Explaining the status of the kohen, the Torah says, V’kiddashto – “You shall revere him” (Lev. 21:8).
The root of the word is the same as Kiddush – the declaration that Shabbat is holy.
In the case of the kohen, we have to show in thought, word and speech that he has a holy status, and when it comes to the Torah reading we place him first.
The alternative might be that people would scramble for the right to be called up at the top of the list, and there would be unseemly rivalry. Having a set rule that the kohen comes first, followed by the levi, makes things easier.
Unfortunately it does not entirely eradicate the problem, because there can still be unpleasant jostling for the third position, i.e. the first slot available for an ordinary Yisra’el. “I am more important than he is!” is the indignant protestation.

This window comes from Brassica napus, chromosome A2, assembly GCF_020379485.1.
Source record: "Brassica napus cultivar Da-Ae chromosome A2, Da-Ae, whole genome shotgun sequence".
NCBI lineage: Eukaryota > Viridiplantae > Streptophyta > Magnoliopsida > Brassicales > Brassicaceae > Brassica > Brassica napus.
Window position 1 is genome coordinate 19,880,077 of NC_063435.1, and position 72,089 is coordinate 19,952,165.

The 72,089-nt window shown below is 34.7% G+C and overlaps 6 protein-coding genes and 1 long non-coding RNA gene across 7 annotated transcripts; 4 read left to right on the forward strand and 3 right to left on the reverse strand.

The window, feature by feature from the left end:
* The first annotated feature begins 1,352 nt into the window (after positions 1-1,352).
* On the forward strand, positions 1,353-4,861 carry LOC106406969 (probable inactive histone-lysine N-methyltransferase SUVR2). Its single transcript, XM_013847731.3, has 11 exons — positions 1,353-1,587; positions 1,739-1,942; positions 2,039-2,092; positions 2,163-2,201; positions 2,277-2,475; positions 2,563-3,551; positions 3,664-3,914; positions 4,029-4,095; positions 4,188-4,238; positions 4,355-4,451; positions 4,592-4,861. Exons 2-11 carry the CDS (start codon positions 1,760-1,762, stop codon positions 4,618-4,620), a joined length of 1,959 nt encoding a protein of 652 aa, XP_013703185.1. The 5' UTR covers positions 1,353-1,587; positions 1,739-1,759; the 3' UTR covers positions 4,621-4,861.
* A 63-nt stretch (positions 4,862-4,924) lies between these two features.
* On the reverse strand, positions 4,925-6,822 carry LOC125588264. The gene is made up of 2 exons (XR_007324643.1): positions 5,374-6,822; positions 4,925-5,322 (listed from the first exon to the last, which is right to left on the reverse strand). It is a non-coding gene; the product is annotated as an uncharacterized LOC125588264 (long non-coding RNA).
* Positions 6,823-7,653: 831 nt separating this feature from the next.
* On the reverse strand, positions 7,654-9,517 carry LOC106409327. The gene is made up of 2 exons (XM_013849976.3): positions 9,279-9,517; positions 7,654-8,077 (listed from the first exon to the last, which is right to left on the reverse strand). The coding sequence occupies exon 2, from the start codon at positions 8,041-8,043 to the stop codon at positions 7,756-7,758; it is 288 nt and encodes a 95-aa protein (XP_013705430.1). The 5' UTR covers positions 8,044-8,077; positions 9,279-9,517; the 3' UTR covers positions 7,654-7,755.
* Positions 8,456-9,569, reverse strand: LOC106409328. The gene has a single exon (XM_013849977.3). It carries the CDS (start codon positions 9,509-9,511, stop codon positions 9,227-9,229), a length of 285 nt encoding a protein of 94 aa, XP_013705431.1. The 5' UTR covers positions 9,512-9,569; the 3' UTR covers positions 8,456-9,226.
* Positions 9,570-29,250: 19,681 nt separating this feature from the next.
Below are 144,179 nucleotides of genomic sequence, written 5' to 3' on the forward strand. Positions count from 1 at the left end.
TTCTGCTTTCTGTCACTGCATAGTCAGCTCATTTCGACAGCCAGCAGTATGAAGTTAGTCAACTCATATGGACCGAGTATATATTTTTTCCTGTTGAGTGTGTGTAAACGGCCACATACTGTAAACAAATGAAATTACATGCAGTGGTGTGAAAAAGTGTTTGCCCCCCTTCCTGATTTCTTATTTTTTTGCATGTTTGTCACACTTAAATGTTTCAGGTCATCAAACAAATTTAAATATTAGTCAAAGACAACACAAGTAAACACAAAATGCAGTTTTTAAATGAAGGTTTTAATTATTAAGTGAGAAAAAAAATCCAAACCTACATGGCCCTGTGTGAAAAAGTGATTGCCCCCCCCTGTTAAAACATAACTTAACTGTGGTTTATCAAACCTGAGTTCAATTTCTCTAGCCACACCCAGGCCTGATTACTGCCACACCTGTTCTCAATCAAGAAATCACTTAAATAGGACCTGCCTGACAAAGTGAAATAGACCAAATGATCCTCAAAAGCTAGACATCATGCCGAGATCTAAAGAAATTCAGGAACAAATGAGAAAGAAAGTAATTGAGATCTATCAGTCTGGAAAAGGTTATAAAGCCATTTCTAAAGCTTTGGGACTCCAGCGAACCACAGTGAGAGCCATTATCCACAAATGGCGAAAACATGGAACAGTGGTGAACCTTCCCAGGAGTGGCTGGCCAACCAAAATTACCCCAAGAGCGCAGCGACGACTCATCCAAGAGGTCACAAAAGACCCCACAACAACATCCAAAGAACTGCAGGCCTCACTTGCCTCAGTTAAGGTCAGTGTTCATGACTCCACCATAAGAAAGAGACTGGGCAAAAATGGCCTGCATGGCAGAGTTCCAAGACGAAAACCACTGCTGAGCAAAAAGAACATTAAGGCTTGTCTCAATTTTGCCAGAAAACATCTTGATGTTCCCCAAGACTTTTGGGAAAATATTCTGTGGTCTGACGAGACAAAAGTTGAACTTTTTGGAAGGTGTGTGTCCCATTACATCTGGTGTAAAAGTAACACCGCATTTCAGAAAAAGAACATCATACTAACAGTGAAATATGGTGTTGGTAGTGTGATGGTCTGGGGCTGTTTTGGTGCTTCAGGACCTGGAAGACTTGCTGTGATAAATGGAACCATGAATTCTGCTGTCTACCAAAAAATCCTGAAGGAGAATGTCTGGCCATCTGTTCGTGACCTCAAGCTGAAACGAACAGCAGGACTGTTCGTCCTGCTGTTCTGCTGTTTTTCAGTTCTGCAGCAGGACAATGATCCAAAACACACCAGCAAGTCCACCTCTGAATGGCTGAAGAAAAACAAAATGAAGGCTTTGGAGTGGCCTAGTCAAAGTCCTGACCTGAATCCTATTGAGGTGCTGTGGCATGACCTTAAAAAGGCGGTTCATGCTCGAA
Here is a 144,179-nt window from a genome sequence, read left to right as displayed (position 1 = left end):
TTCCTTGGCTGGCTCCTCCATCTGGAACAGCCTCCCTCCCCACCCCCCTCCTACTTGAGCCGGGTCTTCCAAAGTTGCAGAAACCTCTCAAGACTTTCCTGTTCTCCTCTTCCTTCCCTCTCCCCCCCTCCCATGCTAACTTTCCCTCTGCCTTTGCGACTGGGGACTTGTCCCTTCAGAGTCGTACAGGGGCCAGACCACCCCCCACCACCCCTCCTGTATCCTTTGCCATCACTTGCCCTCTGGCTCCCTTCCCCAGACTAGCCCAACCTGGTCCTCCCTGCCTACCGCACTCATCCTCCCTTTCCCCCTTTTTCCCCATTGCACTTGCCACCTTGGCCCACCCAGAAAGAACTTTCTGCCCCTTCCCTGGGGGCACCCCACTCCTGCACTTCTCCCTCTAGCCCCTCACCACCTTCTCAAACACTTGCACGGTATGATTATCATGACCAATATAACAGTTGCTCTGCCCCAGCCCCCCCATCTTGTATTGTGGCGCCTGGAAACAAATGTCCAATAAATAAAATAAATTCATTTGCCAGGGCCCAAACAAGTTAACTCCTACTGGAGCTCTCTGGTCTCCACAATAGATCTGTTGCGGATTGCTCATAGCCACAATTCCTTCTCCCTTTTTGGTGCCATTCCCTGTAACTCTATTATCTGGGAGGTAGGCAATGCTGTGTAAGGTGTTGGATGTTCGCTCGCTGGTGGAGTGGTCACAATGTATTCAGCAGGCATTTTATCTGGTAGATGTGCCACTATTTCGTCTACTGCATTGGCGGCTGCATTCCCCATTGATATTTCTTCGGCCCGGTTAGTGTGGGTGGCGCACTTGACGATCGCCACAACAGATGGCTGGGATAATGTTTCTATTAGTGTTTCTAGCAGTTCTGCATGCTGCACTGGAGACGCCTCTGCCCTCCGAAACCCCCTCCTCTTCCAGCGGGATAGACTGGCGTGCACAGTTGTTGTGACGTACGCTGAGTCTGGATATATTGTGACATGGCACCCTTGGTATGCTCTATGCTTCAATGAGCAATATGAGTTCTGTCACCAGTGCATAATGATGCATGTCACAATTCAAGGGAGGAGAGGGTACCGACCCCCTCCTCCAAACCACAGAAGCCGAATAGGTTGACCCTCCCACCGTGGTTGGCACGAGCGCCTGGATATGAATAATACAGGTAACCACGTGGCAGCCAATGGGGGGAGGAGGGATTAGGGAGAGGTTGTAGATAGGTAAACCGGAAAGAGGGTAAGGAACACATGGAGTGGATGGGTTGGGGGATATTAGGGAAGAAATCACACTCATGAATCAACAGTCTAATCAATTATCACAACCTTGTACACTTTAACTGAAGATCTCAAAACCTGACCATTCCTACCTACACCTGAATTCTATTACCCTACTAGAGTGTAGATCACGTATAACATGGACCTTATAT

The question that arises is how we are meant to judge people’s respective level of importance. It is highly likely that “I am more important” means, “I have more money” (do you remember the song, “In this world one thing counts – in the bank large amounts!”)
Halachic sources endeavour to handle the issue by a list of religious priorities, regarding as more noteworthy a person who is marking a specified event in their religious life cycle. It doesn’t always work, but it helps.
Of course the truly worthy person is not interested in outward show at all and does not push himself forward to be called to the Torah third or to receive any other honour.
There is a rabbinic saying (actually not in the Talmud, but quite Talmudic in its thinking), “He who runs after honour, honour runs away from him”.